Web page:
|Converting languages to a purely functional form firstname.lastname@example.org (Dobes Vandermeer) (2003-07-15)|
|Re: Converting languages to a purely functional form email@example.com (Joachim Durchholz) (2003-07-17)|
|Re: Converting languages to a purely functional form firstname.lastname@example.org (Dobes Vandermeer) (2003-07-21)|
|From:||Dobes Vandermeer <email@example.com>|
|Date:||21 Jul 2003 21:36:56 -0400|
|Posted-Date:||21 Jul 2003 21:36:56 EDT|
Joachim Durchholz wrote:
> Dobes Vandermeer wrote:
> > This makes a pure functional language useful as a kind of intermediate
> > representation.
> > To eliminate destructive updates, you'd have to change every function so
> > that it took in each global/member variable it read, and returned every
> > one that it wrote.
> > To eliminate loops, you'd have to replace them with tail-recursive
> > function calls.
> > To eliminate goto & break you'd have to add conditionals to escape and
> > enter blocks.
> BUT: I'd expect that a program transformed in this way is just as
> difficult to optimize as in original form. Transformation into a
> functional equivalent will just make the interdependencies explicit,
> they still have to be taken into account.
Well, I suppose loop-invariant removal and strength-reduction might
become more difficult!
I was thinking about compile-time garbage collection when I came up with
this idea -- compile-time garbage collection becomes feasible when you
have all this information.
> > The main problem here, is that once you've analysed all the data flow
> > information you get from this conversion, you'd want to be able to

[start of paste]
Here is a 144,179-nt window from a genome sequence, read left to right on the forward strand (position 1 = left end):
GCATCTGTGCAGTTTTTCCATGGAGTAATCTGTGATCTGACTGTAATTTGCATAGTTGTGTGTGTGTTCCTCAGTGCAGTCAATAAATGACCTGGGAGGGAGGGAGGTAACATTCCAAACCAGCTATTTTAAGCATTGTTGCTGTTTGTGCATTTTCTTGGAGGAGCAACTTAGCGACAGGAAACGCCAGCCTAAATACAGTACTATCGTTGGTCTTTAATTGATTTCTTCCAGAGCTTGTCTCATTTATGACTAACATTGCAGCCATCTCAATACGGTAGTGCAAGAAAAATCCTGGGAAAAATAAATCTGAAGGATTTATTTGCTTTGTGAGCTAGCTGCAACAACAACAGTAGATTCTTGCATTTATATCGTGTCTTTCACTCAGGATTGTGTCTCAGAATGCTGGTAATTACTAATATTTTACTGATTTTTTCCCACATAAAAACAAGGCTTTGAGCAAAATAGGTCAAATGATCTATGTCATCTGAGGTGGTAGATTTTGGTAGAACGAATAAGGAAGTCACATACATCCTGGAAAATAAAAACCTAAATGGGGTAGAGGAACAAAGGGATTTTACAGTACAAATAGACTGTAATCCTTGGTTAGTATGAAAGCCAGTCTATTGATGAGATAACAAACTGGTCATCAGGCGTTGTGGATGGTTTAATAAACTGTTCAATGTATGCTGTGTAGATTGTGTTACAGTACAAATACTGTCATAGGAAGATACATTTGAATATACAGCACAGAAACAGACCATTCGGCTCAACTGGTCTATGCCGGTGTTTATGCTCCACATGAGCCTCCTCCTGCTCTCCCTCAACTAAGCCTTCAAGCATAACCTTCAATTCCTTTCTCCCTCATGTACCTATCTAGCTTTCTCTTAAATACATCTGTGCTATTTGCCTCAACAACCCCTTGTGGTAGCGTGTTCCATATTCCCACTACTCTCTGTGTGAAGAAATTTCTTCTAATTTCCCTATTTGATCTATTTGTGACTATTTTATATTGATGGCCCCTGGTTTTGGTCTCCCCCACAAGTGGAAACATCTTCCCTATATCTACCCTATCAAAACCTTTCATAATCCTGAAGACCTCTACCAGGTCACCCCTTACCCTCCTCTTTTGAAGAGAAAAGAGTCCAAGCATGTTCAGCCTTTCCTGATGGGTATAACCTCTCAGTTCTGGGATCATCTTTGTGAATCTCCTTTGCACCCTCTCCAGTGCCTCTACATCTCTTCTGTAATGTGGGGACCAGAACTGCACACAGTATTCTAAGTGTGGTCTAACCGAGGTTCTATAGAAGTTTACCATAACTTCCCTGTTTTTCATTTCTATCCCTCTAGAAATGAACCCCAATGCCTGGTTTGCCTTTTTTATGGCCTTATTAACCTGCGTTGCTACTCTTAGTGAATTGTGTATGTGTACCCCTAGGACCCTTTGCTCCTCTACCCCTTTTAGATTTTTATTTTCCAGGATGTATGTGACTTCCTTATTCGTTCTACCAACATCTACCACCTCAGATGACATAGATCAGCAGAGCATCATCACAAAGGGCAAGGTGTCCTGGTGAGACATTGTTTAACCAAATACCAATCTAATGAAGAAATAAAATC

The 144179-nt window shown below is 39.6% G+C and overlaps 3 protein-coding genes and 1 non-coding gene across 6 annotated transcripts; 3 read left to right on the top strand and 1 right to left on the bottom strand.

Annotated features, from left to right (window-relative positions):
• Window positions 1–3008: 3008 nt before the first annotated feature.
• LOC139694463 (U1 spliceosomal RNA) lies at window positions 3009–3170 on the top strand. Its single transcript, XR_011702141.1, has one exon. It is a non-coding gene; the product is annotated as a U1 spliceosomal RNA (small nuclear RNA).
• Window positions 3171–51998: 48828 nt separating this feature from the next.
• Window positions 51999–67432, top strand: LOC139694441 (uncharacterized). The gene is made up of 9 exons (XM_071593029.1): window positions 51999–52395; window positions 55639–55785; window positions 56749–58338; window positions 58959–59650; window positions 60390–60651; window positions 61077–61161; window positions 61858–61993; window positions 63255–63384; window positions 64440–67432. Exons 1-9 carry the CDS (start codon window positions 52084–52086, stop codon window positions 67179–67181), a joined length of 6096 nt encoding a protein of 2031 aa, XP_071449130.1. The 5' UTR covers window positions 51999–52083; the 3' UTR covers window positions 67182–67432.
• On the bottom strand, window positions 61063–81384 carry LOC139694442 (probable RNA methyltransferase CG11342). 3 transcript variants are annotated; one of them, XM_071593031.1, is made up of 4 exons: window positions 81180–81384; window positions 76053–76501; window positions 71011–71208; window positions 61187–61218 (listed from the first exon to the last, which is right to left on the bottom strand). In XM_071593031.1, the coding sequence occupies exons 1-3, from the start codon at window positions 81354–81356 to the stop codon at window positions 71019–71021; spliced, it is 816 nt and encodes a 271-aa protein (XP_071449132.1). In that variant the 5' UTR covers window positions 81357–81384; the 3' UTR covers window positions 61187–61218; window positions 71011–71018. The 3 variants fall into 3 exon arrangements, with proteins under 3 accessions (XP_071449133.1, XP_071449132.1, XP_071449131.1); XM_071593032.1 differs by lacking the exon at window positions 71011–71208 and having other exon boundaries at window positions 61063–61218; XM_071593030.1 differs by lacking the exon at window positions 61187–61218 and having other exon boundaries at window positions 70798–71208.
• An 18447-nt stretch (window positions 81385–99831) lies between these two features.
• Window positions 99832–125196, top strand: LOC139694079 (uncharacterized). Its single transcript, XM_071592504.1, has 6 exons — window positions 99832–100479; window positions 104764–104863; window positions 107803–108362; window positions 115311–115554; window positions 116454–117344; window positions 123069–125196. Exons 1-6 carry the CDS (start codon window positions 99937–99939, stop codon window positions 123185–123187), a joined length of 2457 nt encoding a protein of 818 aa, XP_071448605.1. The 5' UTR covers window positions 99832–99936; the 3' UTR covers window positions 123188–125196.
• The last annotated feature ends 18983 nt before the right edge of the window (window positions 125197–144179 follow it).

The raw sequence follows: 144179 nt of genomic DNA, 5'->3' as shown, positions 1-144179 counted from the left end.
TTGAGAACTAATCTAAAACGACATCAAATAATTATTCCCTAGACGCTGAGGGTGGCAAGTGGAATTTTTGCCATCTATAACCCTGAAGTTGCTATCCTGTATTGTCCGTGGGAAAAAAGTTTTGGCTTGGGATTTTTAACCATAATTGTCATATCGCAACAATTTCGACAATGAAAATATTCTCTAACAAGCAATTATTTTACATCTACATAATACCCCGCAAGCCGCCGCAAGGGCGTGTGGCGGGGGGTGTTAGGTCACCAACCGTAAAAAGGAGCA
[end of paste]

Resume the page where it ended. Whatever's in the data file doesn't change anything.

> > generate efficient code anyway; e.g. you's still want to generate loops,
> > not tail-recursive function calls. This might entail some serious
> > additional optimizations/analyses just to get back where you started.
> Tail call elimination is trivial in functional languages. (Well, nearly
> so: there's a lot of devils in the details. But it doesn't require
> global analysis.)
Well, ideally you'd eliminate the extra stack frame/parameter list not
just for loop's recursive calls, but also for the loop's entry/exit in
the function it was originally defined in. Maybe its still trivial, I
haven't looked into it.
> IIRC, regaining in-place updates is undecidable in general, can still be
> done, but is difficult to do well. It can require global analysis, so in
> a world of third-party libraries in binary form, this will quickly hit
Well, if you've preserved the semantics of the in-place updates, and
you're doing compile-time re-use analyses, then replaced fields could be
re-used with their new value, as long as code isn't transformed to keep
a field "live" beyond its assignment.
I think the conversions I was talking about earlier already require
global information; to support destructive updates any updated field has
to be returned from the function would normally destructively update it,
and global variables would have to be passed in if the function might
need their value. This includes the transitive closure of the same
properties for all functions potentially called by a function as well.
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